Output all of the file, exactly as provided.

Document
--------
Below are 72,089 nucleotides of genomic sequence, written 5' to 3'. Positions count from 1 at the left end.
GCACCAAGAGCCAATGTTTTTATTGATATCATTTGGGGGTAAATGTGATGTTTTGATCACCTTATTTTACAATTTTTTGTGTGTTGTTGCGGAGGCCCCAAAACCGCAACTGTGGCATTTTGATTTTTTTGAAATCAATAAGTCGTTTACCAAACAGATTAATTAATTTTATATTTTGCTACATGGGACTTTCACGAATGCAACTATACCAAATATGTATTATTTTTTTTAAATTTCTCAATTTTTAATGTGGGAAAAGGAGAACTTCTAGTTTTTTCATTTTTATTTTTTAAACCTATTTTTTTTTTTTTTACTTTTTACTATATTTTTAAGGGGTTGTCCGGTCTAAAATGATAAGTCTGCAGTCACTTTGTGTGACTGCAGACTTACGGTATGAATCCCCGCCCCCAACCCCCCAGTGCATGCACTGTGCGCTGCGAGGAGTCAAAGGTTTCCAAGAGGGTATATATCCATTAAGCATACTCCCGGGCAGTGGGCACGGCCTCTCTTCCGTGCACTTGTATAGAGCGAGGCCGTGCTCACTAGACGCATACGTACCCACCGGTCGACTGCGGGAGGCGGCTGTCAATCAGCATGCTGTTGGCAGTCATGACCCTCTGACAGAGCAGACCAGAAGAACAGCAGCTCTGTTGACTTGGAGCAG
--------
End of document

Below are 72,089 nucleotides of genomic sequence, written 5' to 3'. Positions count from 1 at the left end.
GCACCAAGAGCCAATGTTTTTATTGATATCATTTGGGGGTAAATGTGATGTTTTGATCACCTTATTTTACAATTTTTTGTGTGTTGTTGCGGAGGCCCCAAAACCGCAACTGTGGCATTTTGATTTTTTTGAAATCAATAAGTCGTTTACCAAACAGATTAATTAATTTTATATTTTGCTACATGGGACTTTCACGAATGCAACTATACCAAATATGTATTATTTTTTTTAAATTTCTCAATTTTTAATGTGGGAAAAGGAGAACTTCTAGTTTTTTCATTTTTATTTTTTAAACCTATTTTTTTTTTTTTTACTTTTTACTATATTTTTAAGGGGTTGTCCGGTCTAAAATGATAAGTCTGCAGTCACTTTGTGTGACTGCAGACTTACGGTATGAATCCCCGCCCCCAACCCCCCAGTGCATGCACTGTGCGCTGCGAGGAGTCAAAGGTTTCCAAGAGGGTATATATCCATTAAGCATACTCCCGGGCAGTGGGCACGGCCTCTCTTCCGTGCACTTGTATAGAGCGAGGCCGTGCTCACTAGACGCATACGTACCCACCGGTCGACTGCGGGAGGCGGCTGTCAATCAGCATGCTGTTGGCAGTCATGACCCTCTGACAGAGCAGACCAGAAGAACAGCAGCTCTGTTGACTTGGAGCAG